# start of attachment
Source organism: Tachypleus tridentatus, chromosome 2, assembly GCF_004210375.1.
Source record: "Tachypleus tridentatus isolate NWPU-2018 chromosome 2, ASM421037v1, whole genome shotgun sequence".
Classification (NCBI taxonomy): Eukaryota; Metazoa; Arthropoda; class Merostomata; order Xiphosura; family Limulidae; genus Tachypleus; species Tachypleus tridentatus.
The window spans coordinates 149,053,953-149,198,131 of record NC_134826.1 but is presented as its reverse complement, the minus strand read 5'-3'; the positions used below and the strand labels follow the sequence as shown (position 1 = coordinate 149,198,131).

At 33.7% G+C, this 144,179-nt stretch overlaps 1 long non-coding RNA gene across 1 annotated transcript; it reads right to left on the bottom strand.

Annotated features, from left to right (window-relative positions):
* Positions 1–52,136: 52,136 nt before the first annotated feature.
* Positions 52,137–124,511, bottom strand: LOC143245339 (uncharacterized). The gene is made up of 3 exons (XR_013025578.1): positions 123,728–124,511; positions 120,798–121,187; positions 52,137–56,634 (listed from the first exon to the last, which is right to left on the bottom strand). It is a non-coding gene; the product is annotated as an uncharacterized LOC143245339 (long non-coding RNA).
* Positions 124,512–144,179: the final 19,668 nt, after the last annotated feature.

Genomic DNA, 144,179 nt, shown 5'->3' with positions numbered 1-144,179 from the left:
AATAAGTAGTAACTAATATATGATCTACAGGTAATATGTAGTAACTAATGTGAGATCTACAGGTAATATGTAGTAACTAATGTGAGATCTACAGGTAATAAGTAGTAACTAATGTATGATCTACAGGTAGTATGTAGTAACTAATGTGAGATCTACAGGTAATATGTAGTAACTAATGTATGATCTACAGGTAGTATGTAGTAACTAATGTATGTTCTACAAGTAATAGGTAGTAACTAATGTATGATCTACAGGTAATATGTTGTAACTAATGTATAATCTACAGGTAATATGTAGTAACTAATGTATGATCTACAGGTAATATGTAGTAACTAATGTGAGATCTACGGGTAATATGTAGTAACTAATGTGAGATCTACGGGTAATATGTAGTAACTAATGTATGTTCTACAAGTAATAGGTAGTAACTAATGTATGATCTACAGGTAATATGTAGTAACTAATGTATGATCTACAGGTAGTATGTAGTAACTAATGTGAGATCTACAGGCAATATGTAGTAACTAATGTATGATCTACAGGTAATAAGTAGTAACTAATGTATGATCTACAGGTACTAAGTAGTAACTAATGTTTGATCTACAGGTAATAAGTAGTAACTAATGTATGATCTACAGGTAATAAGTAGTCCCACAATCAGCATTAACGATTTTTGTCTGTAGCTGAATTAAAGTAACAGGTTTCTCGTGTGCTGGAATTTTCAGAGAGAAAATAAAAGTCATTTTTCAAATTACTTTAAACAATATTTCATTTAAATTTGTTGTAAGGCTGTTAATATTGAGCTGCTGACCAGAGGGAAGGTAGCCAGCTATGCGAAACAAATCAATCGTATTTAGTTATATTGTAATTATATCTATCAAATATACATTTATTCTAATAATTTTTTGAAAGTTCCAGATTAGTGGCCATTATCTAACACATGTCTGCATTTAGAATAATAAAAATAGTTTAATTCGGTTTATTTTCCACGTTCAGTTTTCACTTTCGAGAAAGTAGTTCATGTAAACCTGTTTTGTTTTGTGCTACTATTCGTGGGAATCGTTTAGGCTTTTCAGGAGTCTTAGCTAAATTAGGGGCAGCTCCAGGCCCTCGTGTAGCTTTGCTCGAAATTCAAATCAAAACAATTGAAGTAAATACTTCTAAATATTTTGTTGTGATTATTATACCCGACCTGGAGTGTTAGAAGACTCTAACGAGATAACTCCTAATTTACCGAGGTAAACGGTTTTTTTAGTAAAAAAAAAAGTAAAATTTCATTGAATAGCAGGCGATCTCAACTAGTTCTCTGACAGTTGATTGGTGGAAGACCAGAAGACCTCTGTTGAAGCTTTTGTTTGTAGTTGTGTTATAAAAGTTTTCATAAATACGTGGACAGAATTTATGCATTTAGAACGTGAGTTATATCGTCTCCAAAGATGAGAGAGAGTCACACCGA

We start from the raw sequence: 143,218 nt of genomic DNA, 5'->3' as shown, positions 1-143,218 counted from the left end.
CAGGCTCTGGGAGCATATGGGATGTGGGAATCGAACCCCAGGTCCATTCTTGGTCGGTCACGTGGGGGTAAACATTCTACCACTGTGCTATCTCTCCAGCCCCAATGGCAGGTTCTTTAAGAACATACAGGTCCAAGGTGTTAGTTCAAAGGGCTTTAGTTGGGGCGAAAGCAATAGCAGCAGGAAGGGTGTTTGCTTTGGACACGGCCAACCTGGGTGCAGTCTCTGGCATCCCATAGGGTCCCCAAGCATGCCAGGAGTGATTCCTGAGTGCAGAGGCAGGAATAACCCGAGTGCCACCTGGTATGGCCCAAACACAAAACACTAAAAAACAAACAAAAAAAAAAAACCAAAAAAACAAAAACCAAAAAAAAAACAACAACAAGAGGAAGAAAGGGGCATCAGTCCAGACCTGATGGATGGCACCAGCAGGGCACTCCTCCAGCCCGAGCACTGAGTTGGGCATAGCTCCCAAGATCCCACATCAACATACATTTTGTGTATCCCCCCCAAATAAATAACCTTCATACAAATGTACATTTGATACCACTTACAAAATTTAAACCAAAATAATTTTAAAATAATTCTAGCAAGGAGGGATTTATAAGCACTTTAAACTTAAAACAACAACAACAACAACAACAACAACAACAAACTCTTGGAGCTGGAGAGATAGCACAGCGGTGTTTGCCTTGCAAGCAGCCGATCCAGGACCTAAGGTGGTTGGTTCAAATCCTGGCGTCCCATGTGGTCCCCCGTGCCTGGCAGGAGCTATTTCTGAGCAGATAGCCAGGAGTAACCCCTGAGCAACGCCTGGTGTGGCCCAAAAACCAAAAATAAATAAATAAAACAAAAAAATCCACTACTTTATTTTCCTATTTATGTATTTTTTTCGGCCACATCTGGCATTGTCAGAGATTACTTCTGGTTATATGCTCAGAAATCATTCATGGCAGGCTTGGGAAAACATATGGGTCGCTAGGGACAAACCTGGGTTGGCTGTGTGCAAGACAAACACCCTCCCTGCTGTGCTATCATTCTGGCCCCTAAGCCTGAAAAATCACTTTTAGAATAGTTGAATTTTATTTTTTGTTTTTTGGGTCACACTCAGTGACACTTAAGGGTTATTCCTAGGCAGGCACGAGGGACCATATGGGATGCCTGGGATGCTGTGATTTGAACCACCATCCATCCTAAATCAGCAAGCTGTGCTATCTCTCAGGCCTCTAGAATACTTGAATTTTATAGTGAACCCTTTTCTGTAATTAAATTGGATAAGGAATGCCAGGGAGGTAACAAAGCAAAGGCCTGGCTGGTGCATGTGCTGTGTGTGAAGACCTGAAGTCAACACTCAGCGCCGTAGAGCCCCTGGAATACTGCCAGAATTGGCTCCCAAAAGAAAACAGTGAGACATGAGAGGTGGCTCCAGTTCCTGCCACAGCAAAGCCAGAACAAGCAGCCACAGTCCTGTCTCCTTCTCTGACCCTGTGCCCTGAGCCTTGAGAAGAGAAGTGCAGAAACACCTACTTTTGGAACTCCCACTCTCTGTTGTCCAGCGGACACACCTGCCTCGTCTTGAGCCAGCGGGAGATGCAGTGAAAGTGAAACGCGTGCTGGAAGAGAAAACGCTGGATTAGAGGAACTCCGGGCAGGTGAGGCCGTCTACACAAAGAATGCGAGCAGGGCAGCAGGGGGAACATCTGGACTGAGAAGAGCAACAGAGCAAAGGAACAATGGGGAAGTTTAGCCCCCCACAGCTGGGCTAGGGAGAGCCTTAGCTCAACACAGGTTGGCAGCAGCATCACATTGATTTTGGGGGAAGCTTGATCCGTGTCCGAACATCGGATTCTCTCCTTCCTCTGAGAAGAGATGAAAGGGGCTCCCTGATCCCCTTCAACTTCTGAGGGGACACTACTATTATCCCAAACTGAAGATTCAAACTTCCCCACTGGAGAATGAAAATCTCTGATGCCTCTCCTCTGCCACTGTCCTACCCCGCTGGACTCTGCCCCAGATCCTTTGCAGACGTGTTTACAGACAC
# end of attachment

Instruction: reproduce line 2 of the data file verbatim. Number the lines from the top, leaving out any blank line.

Source record: "Tachypleus tridentatus isolate NWPU-2018 chromosome 2, ASM421037v1, whole genome shotgun sequence".